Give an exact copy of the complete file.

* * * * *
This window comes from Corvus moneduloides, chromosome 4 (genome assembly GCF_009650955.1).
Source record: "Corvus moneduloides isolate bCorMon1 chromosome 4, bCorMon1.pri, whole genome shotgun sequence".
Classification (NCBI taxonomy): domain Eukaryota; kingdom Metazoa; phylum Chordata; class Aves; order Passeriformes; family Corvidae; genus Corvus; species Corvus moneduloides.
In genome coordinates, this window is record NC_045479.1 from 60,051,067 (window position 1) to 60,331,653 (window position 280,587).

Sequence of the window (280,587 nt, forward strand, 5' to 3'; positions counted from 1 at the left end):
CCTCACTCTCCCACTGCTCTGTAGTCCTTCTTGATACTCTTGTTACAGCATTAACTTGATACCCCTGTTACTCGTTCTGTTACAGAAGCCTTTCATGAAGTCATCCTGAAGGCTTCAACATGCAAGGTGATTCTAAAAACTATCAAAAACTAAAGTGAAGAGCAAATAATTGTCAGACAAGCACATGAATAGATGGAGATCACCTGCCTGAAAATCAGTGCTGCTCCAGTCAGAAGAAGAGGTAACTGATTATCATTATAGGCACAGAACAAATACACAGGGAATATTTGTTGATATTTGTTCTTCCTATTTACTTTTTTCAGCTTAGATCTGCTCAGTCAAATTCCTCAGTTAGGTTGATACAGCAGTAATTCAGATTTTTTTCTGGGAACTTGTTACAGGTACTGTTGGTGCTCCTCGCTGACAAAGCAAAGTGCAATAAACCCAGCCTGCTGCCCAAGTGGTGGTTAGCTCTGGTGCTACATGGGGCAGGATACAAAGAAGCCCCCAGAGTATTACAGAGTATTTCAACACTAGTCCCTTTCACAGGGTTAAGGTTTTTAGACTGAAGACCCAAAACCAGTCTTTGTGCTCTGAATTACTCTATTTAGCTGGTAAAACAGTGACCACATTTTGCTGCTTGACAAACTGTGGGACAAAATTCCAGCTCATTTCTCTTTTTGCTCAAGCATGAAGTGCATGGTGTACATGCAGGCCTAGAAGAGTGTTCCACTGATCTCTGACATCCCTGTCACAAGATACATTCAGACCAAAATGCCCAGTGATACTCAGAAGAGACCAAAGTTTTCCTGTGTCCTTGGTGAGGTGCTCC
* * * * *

This window comes from Corvus moneduloides, chromosome 4 (genome assembly GCF_009650955.1).
Source record: "Corvus moneduloides isolate bCorMon1 chromosome 4, bCorMon1.pri, whole genome shotgun sequence".
Classification (NCBI taxonomy): domain Eukaryota; kingdom Metazoa; phylum Chordata; class Aves; order Passeriformes; family Corvidae; genus Corvus; species Corvus moneduloides.
In genome coordinates, this window is record NC_045479.1 from 60,051,067 (window position 1) to 60,331,653 (window position 280,587).

Sequence of the window (280,587 nt, forward strand, 5' to 3'; positions counted from 1 at the left end):
CCTCACTCTCCCACTGCTCTGTAGTCCTTCTTGATACTCTTGTTACAGCATTAACTTGATACCCCTGTTACTCGTTCTGTTACAGAAGCCTTTCATGAAGTCATCCTGAAGGCTTCAACATGCAAGGTGATTCTAAAAACTATCAAAAACTAAAGTGAAGAGCAAATAATTGTCAGACAAGCACATGAATAGATGGAGATCACCTGCCTGAAAATCAGTGCTGCTCCAGTCAGAAGAAGAGGTAACTGATTATCATTATAGGCACAGAACAAATACACAGGGAATATTTGTTGATATTTGTTCTTCCTATTTACTTTTTTCAGCTTAGATCTGCTCAGTCAAATTCCTCAGTTAGGTTGATACAGCAGTAATTCAGATTTTTTTCTGGGAACTTGTTACAGGTACTGTTGGTGCTCCTCGCTGACAAAGCAAAGTGCAATAAACCCAGCCTGCTGCCCAAGTGGTGGTTAGCTCTGGTGCTACATGGGGCAGGATACAAAGAAGCCCCCAGAGTATTACAGAGTATTTCAACACTAGTCCCTTTCACAGGGTTAAGGTTTTTAGACTGAAGACCCAAAACCAGTCTTTGTGCTCTGAATTACTCTATTTAGCTGGTAAAACAGTGACCACATTTTGCTGCTTGACAAACTGTGGGACAAAATTCCAGCTCATTTCTCTTTTTGCTCAAGCATGAAGTGCATGGTGTACATGCAGGCCTAGAAGAGTGTTCCACTGATCTCTGACATCCCTGTCACAAGATACATTCAGACCAAAATGCCCAGTGATACTCAGAAGAGACCAAAGTTTTCCTGTGTCCTTGGTGAGGTGCTCC